Many Heart Disease Patients Keep Smoking, Despite Knowing Risks

Smoking cigarettes or using other tobacco products increases heart risks, but that doesn't stop some Americans with a history of heart problems, new research finds.

Many continue to smoke after having a heart attack, heart failure or stroke even though they are aware of the risk.

Nearly 30% of adults with a history of these heart problems smoked when a five-year study began in 2013....

Fat Around Your Heart Could Be Especially Deadly

Too much fat around your heart could increase your risk of heart failure, especially if you're a woman, researchers warn.

They looked at nearly 7,000 45- to 84-year-olds across the United States who had no evidence of heart disease on initial CT scans. Over more than 17 years of followup, nearly 400 developed heart failure.

High amounts of fat around the heart -- pericardial fat -- ...

Heart Issue Spotted in a Few Young COVID Vaccine Recipients; Experts Say Shots Still Needed

A small number of teens and young adults have experienced heart inflammation after receiving mRNA COVID-19 vaccines produced by Pfizer and Moderna, the U.S. Centers for Disease Control and Prevention reports.

The CDC's Advisory Committee on Immunization Practices (ACIP) said that it has received "relatively few" reports of the condition, known as myocarditis, among younger people who rece...

Starting Rehab Earlier Boosts Outcomes for Heart Failure Patients

Getting heart failure patients into cardiac rehabilitation sooner rather than later after a hospitalization is tied to a better prognosis, new research shows.

"Typically, cardiac rehabilitation programs require patients to be stable for six weeks after a hospitalization," explained cardiologist Dr. Benjamin Hirsh, who wasn't connected to the new research.

"This study challenges this...

Depression Even More Common With Heart Failure Than Cancer

People with heart failure are 20% more likely than those with cancer to develop depression within five years of their diagnosis, a new study finds.

Nearly 1 in 4 patients with heart failure are depressed or anxious, according to the German researchers.

"The treatment of mental illnesses in cancer patients -- psycho-oncology -- is long-established, but similar services for heart pati...

Breathing Other People's Smoke Can Raise Your Odds for Heart Failure

Exposure to secondhand smoke may up your odds for heart failure, a new study warns.

Researchers analyzed nationwide survey data from more than 11,000 nonsmokers (average age: 48) who were followed from 1988 to 1994. Nearly 1 in 5 had lab test evidence of exposure to secondhand smoke.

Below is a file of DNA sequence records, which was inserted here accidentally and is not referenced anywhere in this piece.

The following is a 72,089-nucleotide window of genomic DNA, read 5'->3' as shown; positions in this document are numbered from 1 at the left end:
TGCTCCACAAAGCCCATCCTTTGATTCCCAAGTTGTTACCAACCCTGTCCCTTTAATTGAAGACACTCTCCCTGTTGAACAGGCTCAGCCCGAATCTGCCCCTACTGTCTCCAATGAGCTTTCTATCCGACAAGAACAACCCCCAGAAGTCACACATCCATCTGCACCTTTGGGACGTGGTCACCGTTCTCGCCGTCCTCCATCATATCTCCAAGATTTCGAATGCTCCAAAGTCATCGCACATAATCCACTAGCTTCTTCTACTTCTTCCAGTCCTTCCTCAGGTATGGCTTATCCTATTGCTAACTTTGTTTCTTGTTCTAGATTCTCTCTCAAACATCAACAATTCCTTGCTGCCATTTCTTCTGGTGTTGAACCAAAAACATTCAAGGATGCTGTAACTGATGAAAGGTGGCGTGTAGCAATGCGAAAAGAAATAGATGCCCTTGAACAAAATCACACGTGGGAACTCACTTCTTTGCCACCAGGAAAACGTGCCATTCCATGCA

Nonsmokers with recent exposure were 35% more likely to develop heart failure than those with none, ...

COVID-19 Could Raise Odds for Heart Failure, Even in Those With No Prior Heart Risk

In rare cases, people hospitalized for COVID-19 can develop heart failure, even if their hearts were previously healthy, new research shows.

The researchers found that of over 6,400 COVID-19 patients at their hospital, 0.6% newly developed heart failure. That included eight patients -- mostly relatively young men -- with no history of heart disease or risk factors for it.

Heart fail...

Energy Drink Habit Led to Heart Failure in a Young Man

Energy drinks provide millions with a quick, caffeinated boost, but one young man's story could be a warning about overconsumption, experts say.

In the case of the 21-year-old, daily heavy intake of these drinks may have led to life-threatening heart and kidney failure, British doctors reported April 15 in BMJ Case Reports.

The young man reported drinking an average of four...

Cycling During Dialysis? It Might Help Patients

Dialysis is time-consuming, making it hard for kidney failure patients to keep fit. But cycling during treatment sessions could boost patients' heart health and cut medical costs, new research shows.

Dialysis can lead to long-term scarring of the heart, which can eventually lead to heart failure, so British researchers decided to find out if exercise could reduce these side effects.

'Heart-in-a-Box' Can Be Lifesaving, Matching Up Distant Donors With Patients

A few days after his 74th birthday, Don Stivers received his dream gift -- a new heart.

"I was born with a very lousy heart," he explained. "Growing up, I decided I was going to overcome it and go to the Olympics and be a strong boy. And so everything I did was against doctors' orders. They said don't run, don't do this, but I did anyway, and I would turn blue and pass out, and my mother...